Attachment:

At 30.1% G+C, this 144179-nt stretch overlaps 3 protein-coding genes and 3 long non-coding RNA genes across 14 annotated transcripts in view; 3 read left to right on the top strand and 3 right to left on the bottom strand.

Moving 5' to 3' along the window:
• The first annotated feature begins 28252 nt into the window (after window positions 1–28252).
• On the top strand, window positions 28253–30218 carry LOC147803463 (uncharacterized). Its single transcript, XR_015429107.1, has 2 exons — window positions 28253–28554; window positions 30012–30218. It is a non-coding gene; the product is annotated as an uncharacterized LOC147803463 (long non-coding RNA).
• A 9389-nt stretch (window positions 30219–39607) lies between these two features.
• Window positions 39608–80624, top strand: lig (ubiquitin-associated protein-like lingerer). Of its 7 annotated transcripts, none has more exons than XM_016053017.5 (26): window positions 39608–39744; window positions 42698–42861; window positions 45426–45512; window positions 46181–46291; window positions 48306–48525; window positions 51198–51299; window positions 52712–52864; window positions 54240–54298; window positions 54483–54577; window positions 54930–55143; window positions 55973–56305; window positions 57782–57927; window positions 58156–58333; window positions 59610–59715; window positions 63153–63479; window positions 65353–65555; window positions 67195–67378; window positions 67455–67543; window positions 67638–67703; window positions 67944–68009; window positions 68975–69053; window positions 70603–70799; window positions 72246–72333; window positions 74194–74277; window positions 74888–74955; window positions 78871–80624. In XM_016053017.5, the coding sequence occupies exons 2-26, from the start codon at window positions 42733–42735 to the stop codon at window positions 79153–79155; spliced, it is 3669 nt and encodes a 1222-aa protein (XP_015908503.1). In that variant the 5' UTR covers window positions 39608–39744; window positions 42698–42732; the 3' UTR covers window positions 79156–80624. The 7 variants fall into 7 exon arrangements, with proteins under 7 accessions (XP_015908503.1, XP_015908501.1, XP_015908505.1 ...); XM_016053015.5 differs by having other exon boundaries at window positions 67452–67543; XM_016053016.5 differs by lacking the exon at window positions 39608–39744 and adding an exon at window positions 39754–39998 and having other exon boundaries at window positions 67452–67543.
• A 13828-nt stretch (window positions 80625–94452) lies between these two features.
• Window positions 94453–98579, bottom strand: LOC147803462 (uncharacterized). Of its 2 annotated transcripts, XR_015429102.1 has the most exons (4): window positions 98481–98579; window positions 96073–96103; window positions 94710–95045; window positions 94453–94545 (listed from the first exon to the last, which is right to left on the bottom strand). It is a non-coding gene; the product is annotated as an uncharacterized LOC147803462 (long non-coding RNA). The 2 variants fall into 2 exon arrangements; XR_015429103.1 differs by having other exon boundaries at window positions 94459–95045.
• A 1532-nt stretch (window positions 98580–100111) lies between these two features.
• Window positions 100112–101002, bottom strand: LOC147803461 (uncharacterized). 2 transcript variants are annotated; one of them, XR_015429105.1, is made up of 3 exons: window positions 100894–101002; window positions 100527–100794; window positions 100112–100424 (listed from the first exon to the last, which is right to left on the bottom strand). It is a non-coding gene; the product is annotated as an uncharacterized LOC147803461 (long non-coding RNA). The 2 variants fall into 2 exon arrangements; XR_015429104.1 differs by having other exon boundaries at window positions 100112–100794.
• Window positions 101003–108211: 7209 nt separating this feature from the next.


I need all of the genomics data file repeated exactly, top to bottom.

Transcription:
At 30.1% G+C, this 144179-nt stretch overlaps 3 protein-coding genes and 3 long non-coding RNA genes across 14 annotated transcripts in view; 3 read left to right on the top strand and 3 right to left on the bottom strand.

Moving 5' to 3' along the window:
• The first annotated feature begins 28252 nt into the window (after window positions 1–28252).
• On the top strand, window positions 28253–30218 carry LOC147803463 (uncharacterized). Its single transcript, XR_015429107.1, has 2 exons — window positions 28253–28554; window positions 30012–30218. It is a non-coding gene; the product is annotated as an uncharacterized LOC147803463 (long non-coding RNA).
• A 9389-nt stretch (window positions 30219–39607) lies between these two features.
• Window positions 39608–80624, top strand: lig (ubiquitin-associated protein-like lingerer). Of its 7 annotated transcripts, none has more exons than XM_016053017.5 (26): window positions 39608–39744; window positions 42698–42861; window positions 45426–45512; window positions 46181–46291; window positions 48306–48525; window positions 51198–51299; window positions 52712–52864; window positions 54240–54298; window positions 54483–54577; window positions 54930–55143; window positions 55973–56305; window positions 57782–57927; window positions 58156–58333; window positions 59610–59715; window positions 63153–63479; window positions 65353–65555; window positions 67195–67378; window positions 67455–67543; window positions 67638–67703; window positions 67944–68009; window positions 68975–69053; window positions 70603–70799; window positions 72246–72333; window positions 74194–74277; window positions 74888–74955; window positions 78871–80624. In XM_016053017.5, the coding sequence occupies exons 2-26, from the start codon at window positions 42733–42735 to the stop codon at window positions 79153–79155; spliced, it is 3669 nt and encodes a 1222-aa protein (XP_015908503.1). In that variant the 5' UTR covers window positions 39608–39744; window positions 42698–42732; the 3' UTR covers window positions 79156–80624. The 7 variants fall into 7 exon arrangements, with proteins under 7 accessions (XP_015908503.1, XP_015908501.1, XP_015908505.1 ...); XM_016053015.5 differs by having other exon boundaries at window positions 67452–67543; XM_016053016.5 differs by lacking the exon at window positions 39608–39744 and adding an exon at window positions 39754–39998 and having other exon boundaries at window positions 67452–67543.
• A 13828-nt stretch (window positions 80625–94452) lies between these two features.
• Window positions 94453–98579, bottom strand: LOC147803462 (uncharacterized). Of its 2 annotated transcripts, XR_015429102.1 has the most exons (4): window positions 98481–98579; window positions 96073–96103; window positions 94710–95045; window positions 94453–94545 (listed from the first exon to the last, which is right to left on the bottom strand). It is a non-coding gene; the product is annotated as an uncharacterized LOC147803462 (long non-coding RNA). The 2 variants fall into 2 exon arrangements; XR_015429103.1 differs by having other exon boundaries at window positions 94459–95045.
• A 1532-nt stretch (window positions 98580–100111) lies between these two features.
• Window positions 100112–101002, bottom strand: LOC147803461 (uncharacterized). 2 transcript variants are annotated; one of them, XR_015429105.1, is made up of 3 exons: window positions 100894–101002; window positions 100527–100794; window positions 100112–100424 (listed from the first exon to the last, which is right to left on the bottom strand). It is a non-coding gene; the product is annotated as an uncharacterized LOC147803461 (long non-coding RNA). The 2 variants fall into 2 exon arrangements; XR_015429104.1 differs by having other exon boundaries at window positions 100112–100794.
• Window positions 101003–108211: 7209 nt separating this feature from the next.